Earlier this year it was announced that Jason Waterhouse and Lisa Darmanin had been selected to represent Australia at the (then) 2020 Tokyo Olympic games in sailing.
At 1pm on Boxing Day, as lunch is taken at the MCG, the gun will fire to signal the start of the 67th Rolex Sydney to Hobart Yacht Race. This year 88 yachts have entered for the 628 nautical mile blue water classic.
First run in 1945 as a race for friends down the east coast to Hobart, this annual event is now regarded as one of ocean racing’s premier events, alongside races like the Fastnet. It attracts sailors and crews from all over the world.
To most casual viewers the event is just for rich boys with their expensive toys and rock star crew. While that may be true for the super maxis at the front of the fleet, the fact is the majority of competitors are everyday men and women who indulge their passion for sailing by crewing on yachts going south for the ‘Quiet Little Drink’.
The race will start just off Nielson Park in Sydney Harbour, from two separate start lines, 0.2 nautical miles apart. The staggered start allows the larger, fastest yachts a clear run to the heads, unimpeded by the smaller, slower yachts. Each start line has its own distinct rounding buoy near the heads to even out the total distance travelled, just like the stagger on the running track.
Two major trophies will be up for grabs, The John Illingworth Trophy for the line honours winner and the Tattersall’s Cup for the overall winner on handicap or, in sailing parlance, corrected time. For obvious reasons the majority of media and public interest will be on the race for line honours between the big boats, but what most sailors want to win, and the more prestigious of the two, is the Tattersall’s Cup.
The winner of this is likely to come from the smaller boats in the fleet. The handicapping system, the sailing equivalent of cricket’s Duckworth Lewis Rule, is a complex equation taking into account the length, sail area, the age of a yacht’s design, and other technical factors to, in theory anyway, give all contestants a chance of winning overall.
So which are the boats to look out for? If all goes smoothly the line honours race is likely to be between Wild Oats XI, who is vying for her 6th win, and Investec Loyal (whose crew includes Phil Waugh, Phil Kearns, Anthony Minichiello, Danny Green, and Kurt Fearnley). These two yachts are the largest and fastest in the fleet which in their last major race, the Sydney to Gold Coast, finished only nine minutes apart after 42 hours of racing.
However, in ocean racing, all does not always go to plan, as nature may have a say in the result. Adverse conditions can lead to equipment failure, sail, rigging or even hull damage, while an errant sunfish, whale or submerged shipping container can rip the keel of a yacht. If any misfortune strikes the two favourites, it may open the door for Wild Thing, Lahana, Loki or Living Doll, all of which have been showing good speed in recent times.
On balance my pick would have to be Wild Oats XI. She has taken line honours every year since 2005, with the exception of 2009. In that year her sister yacht, the New Zealand supermaxi Alfa Romeo II, beat her by a couple of hours, after taking advantage of a breeze that missed the rest of the fleet on the first morning. Wild Oats XI has the pedigree and the crew to repeat her win of last year.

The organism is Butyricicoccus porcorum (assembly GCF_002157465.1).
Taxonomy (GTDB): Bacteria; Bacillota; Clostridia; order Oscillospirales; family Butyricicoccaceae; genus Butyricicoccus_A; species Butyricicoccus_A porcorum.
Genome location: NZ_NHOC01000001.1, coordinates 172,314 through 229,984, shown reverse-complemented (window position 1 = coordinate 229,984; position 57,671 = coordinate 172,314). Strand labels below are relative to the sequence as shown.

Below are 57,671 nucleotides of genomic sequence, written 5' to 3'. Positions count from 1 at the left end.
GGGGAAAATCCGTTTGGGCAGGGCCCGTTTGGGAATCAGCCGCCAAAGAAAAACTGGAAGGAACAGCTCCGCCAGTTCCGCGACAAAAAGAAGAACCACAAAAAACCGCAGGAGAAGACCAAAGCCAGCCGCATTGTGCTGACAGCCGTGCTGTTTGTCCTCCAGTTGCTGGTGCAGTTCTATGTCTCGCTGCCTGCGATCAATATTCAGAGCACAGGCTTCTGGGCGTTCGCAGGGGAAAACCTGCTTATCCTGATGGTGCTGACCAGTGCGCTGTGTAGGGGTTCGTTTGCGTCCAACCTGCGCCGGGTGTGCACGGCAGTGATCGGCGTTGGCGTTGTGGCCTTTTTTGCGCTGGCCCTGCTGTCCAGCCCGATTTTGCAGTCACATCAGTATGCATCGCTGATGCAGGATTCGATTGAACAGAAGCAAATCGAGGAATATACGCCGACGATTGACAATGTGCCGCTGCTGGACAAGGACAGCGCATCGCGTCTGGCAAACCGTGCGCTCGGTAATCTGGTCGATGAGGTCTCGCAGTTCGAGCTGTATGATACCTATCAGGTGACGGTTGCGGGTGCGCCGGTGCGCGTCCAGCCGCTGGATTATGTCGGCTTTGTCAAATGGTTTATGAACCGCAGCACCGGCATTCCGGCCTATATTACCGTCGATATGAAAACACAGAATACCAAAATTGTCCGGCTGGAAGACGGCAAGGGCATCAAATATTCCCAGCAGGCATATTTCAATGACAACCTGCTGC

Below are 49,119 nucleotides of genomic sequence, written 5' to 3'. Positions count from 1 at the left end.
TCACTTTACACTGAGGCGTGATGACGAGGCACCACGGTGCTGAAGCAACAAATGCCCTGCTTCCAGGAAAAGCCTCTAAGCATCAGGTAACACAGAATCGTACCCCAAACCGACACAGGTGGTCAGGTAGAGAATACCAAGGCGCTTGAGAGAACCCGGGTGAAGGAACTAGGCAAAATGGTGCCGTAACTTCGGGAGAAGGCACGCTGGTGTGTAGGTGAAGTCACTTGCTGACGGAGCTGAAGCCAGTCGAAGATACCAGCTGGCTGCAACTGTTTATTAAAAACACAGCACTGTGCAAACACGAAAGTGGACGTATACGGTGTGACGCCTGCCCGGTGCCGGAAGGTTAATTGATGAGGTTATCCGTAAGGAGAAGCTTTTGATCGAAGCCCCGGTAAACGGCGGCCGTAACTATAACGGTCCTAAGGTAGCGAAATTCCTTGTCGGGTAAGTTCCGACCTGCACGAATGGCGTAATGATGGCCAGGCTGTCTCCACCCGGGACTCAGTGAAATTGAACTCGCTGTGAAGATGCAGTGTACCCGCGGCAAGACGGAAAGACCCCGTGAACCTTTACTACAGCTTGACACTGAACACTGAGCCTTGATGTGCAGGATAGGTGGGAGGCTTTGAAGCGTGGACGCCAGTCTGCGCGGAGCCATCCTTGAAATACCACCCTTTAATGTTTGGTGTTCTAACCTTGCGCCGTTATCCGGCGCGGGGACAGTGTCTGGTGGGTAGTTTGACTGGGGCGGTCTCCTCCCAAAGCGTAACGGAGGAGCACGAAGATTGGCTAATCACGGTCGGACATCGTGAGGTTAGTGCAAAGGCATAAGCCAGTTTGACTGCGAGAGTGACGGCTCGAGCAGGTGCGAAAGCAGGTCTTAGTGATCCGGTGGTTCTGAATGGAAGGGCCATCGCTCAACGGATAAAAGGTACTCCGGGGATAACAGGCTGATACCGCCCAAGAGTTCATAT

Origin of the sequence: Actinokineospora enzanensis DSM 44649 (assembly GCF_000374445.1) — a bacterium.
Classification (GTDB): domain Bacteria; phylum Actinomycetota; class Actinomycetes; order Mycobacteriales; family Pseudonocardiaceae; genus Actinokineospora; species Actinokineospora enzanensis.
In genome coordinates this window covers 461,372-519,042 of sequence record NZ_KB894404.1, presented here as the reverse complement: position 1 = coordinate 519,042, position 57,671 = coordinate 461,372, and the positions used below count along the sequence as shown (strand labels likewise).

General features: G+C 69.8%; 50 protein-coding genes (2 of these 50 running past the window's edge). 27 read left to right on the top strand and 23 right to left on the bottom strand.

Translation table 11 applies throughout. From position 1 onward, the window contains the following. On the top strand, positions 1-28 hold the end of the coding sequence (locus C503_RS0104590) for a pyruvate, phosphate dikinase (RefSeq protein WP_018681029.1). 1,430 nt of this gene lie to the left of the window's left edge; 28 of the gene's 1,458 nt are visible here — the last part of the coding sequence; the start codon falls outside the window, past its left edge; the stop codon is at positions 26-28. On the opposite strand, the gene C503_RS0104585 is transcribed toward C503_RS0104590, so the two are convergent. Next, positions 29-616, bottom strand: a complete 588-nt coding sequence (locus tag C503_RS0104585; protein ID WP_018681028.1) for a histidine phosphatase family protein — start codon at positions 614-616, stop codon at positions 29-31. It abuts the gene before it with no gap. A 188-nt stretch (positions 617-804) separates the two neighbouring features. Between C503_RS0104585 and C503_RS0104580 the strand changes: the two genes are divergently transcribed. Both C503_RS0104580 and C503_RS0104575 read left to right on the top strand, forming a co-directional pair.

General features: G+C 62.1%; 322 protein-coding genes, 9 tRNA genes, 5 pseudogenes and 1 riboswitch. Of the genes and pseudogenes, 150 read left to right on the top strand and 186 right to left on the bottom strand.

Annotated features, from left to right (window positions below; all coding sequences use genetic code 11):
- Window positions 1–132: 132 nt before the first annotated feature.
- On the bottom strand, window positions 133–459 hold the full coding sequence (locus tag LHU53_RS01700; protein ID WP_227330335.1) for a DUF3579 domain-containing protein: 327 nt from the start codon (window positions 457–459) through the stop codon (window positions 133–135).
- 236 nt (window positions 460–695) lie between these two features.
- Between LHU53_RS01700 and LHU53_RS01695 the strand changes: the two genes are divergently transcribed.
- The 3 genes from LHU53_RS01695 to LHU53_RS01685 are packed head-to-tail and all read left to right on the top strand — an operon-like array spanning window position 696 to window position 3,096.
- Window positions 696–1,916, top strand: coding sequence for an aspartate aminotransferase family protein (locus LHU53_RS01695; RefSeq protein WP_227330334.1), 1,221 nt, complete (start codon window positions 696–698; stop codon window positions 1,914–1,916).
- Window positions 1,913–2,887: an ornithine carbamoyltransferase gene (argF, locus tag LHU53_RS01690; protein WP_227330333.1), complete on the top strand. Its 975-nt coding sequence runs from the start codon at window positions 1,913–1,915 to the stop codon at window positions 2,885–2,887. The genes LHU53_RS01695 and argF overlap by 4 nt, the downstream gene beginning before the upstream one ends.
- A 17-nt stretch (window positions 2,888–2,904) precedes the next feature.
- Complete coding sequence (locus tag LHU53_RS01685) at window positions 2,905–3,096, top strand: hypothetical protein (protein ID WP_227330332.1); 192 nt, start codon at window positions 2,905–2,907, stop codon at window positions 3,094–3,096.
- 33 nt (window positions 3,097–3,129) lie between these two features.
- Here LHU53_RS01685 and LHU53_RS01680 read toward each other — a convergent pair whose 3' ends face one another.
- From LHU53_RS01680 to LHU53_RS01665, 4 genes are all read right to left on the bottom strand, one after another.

In terms of the overall win, Loki and Living Doll would have to be in contention, having both placed well in the recent Rolex Trophy of Sydney, but such is the nature of the handicapping system and the vagaries of the weather, the winner may come from anywhere in the fleet. My pick would have to be Loki. She has consistently finished at the front of the fleet in many of the major offshore series in the past few years, and looks set to add the Tattersall’s Cup to her trophy cabinet.
Apart from those in contention for the silverware, there are a few other yachts to keep an eye on. Perennial peoples favourite Brindabella will be there again this year. Sadly she no longer carries the C1 sail number from the Canberra Yacht Club, having been bought in 2010 by Jim Cooney of the Cruising Yacht Club in Sydney. She may not be at the very front of the fleet, but if any of the leaders slip up, she may be close enough to pounce. Look for her to finish in the top ten.
Another yacht to keep a look out for is Ella Bache. This yacht has the youngest crew of this year’s fleet with an average age of 19 and is skippered by round the world sailor Jessica Watson. It will be interesting to see how these youngsters fair, especially if the weather turns foul. At the other end of the age scale look out for Syd Fischer and his yacht Ragamuffin. Fischer is 84 years old and is about to contest his 43rd Sydney to Hobart race.
There is an old adage among the sailing fraternity that you should never contest the Hobart race in a yacht that is shorter in length (in feet), than your age in years. Unfortunately Ragamuffin is only 52 feet long, so as usual Fischer is proving everybody wrong.
Apart from racing to win her 6th line honours title, Wild Oats XI has another, more sombre, duty to perform on her run south. She will be carrying and scattering the ashes of ABC helicopter pilot Gary Ticehurst, who was killed along with reporter Paul Lockyer and cameraman John Bean in August. Ticehurst was an integral part of the media coverage of the race for many years, and is recognised as having been instrumental in the saving of many lives during the disastrous 1998 race, in which six sailors died.
All in all it should be a great race again this year.
Editor’s note: Follow the race via The Roar’s live blog which will go live on Boxing Day